Learning to Get Involved in Sustainability Initiatives: One Woman's Story

I can still recall the first computer my family owned, a large white IBM which I used religiously for my ever important doses of "Wolfenstein" and "Mortal Kombat." Reminiscing about it is almost nostalgic; there is just something about a joystick and poor graphics that really brings me back.

Since then, technology has taken us to places unexpected and thrilling, and opened up doors we could not have dreamt into existence. However, as we continue to strive for bigger and better, we are unknowingly sacrificing significant portions of the planet we call home.

Don't get me wrong, I am a poor excuse for an environmentalist. I choose to drive two minutes to campus instead of walking on those cold Oregon mornings, enjoy imported food as much as the next person, and refuse to sleep without the hallway light on. However, when I came across the Student Sustainability Initiative (SSI), I couldn't help but be interested. It's not often you find an ecologically focused student group that doesn't come off as a bunch of radicals.

Wanting to know more, I set up an appointment with Morgan Dumitru, co-director of SSI, before which, I have to admit, I was a little nervous. Preparing for what was sure to be an indirect lecture on how I have failed as a defender of Earth, I entered the SSI's office only to be met by a friendly face and a conversation I hadn't expected.

According to the OSU website, our university ranked in the top-25 nationally on the College Sustainability Report Card. Our position as a front-runner has both descended from, and triggered, additional expansion of campus sustainability through both creation and adjustment. At the forefront of these developments is the SSI, which seeks to administrate, communicate, and educate the masses on the importance and methods of living a more sustainable lifestyle.

Living within our means isn't exclusively about the environment — that's simply the area receiving most attention due to its scientific endorsements. Instead, the case for sustainability can be made on all planes. As Dumitru said, "Financially, ecologically and ethically, it just makes sense."  

Sustainability improves the economic bottom line by reducing operating costs and optimizing efficiency, not to mention providing unmatched marketing advantages. Subsequently, sustainability speaks to our ethics by providing the agenda for a more positive vision of our future.

Although acknowledging the idea was borrowed, Dumitru says, "Infinite growth in a finite world is impossible, and yet it is the decree on which we build our nation. Producing 3 percent more each year is unfeasible unless considering inflation and comparable events."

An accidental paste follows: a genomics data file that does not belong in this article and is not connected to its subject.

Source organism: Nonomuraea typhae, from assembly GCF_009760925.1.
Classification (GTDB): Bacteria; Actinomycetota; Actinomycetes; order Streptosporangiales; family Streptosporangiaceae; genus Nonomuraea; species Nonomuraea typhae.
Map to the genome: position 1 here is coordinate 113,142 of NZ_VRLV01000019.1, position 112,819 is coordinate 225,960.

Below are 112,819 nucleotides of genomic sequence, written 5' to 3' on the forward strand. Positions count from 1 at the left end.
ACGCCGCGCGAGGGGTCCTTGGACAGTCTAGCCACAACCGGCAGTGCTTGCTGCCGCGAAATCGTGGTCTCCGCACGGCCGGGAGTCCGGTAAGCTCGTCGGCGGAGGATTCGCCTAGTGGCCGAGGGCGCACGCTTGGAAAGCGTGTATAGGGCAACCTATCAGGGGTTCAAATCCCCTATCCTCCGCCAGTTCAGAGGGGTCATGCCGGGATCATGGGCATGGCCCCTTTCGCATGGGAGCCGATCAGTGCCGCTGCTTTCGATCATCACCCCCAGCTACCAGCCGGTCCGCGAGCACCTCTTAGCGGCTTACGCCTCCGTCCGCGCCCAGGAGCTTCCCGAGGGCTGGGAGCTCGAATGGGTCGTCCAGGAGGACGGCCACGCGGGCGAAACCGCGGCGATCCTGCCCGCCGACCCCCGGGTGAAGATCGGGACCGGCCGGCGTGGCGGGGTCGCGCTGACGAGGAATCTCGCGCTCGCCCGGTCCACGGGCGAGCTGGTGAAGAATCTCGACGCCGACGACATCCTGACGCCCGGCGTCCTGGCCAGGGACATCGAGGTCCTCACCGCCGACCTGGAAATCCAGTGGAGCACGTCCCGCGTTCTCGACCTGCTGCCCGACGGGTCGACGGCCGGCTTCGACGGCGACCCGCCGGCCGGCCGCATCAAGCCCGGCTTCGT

The real problem with our economy is more complex than our subprime market and dollar worth. What it really comes down to is our unreasonable demand for more.

The SSI has addressed the issue in their own unique way: targeting students and driving interest on all levels. In any given year, the SSI is working on 10 to 15 projects, both long and short term. In 2011, they installed a solar hot water heater on top of Dixon along with many other victories. They're now attempting to institute a green roof on Kelley, Oregon State composting facilities and a Corvallis ordinance banning plastic bags, among many other projects. On a smaller scale, keep an eye out for SSI's 5K Run, Energy Civil War, and Sustainable Film Festival.

There is no correlation between living sustainably and being unhappy, and there never will be. The truth is, less doesn't have to mean worse. If I learned anything from my time with Dumitru, it was that we need to find pleasure in what we already have for the benefit of our families, our planet and ourselves.

Through our actions we create a domino effect, which in turn influences our campus, our city and so on. Changing our lifestyles may not be easy, but it is not impossible. As Dumitru put it, "Sustainability is the capacity to continue an activity in practice for as long as desired. For example, in a marathon, sure you can run fast, but you will almost always deplete your resources and be unable to finish the race. Alternatively, you could pace yourself and continue running for as long as [you] wanted, meeting one goal and carrying on to the next."

If you're interested in learning more about the SSI, they can be found online at oregonstate.edu/sustainability/ssi.  Take the time to impart your ideas, share your passions, or just lend a hand. There is no better way to explore your interests and get involved on campus — all awhile doing something substantial for the community.


Courtney Jackson was a sophomore in anthropology when she wrote this op-ed for The Daily Barometer. The opinions expressed in her column does not necessarily represent those of The Daily Barometer staff or the Student Sustainability Initiative. Jackson can be reached at forum@dailybarometer.com. The original article can be found here.